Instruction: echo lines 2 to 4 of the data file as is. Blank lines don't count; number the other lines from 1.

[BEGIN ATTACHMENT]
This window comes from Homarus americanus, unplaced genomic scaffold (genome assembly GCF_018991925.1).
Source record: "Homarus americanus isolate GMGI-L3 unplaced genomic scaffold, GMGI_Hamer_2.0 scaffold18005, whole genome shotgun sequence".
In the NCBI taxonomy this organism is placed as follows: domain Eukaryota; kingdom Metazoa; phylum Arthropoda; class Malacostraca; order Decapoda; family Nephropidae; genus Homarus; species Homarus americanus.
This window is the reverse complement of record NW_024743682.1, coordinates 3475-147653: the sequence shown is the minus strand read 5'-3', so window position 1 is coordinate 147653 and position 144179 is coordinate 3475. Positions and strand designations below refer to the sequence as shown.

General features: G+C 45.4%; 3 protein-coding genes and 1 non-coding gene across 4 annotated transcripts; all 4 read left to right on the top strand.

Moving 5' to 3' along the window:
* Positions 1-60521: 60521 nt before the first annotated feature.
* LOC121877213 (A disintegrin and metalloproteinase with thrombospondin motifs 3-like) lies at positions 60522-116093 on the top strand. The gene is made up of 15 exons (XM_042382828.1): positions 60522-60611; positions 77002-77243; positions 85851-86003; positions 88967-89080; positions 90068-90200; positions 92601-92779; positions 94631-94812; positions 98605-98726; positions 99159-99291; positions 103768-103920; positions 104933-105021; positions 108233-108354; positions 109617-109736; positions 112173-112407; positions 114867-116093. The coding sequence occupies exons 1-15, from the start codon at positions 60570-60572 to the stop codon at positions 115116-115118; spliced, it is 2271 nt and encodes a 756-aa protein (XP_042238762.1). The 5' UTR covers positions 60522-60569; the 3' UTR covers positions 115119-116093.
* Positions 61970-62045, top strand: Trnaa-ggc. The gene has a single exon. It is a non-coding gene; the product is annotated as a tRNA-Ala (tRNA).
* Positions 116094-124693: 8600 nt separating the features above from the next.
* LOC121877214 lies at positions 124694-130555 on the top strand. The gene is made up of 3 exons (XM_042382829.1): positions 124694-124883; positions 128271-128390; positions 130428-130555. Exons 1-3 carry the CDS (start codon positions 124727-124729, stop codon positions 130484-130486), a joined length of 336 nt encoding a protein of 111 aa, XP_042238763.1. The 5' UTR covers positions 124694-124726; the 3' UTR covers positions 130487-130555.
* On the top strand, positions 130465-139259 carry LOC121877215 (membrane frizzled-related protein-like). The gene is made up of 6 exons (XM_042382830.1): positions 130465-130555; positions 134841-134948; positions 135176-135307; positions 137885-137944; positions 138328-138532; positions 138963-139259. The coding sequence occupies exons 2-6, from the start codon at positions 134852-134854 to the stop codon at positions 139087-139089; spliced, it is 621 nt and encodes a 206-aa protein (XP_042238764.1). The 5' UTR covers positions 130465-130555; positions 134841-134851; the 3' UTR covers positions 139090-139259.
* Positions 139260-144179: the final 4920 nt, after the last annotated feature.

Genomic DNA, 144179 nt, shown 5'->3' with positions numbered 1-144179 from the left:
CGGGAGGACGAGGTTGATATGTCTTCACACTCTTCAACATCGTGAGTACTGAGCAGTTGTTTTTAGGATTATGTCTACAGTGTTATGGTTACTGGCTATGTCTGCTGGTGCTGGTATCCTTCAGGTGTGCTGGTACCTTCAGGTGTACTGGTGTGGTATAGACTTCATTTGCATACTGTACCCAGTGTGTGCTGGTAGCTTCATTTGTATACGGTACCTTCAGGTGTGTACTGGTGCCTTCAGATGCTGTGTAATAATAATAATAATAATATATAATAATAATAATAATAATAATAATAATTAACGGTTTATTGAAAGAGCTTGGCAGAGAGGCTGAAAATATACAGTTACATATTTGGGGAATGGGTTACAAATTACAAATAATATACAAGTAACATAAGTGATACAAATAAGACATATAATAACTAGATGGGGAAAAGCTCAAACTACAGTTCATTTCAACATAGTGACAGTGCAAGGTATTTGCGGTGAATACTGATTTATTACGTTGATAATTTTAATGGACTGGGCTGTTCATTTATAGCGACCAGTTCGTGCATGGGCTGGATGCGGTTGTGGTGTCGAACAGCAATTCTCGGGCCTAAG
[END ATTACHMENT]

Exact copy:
Source record: "Homarus americanus isolate GMGI-L3 unplaced genomic scaffold, GMGI_Hamer_2.0 scaffold18005, whole genome shotgun sequence".
In the NCBI taxonomy this organism is placed as follows: domain Eukaryota; kingdom Metazoa; phylum Arthropoda; class Malacostraca; order Decapoda; family Nephropidae; genus Homarus; species Homarus americanus.
This window is the reverse complement of record NW_024743682.1, coordinates 3475-147653: the sequence shown is the minus strand read 5'-3', so window position 1 is coordinate 147653 and position 144179 is coordinate 3475. Positions and strand designations below refer to the sequence as shown.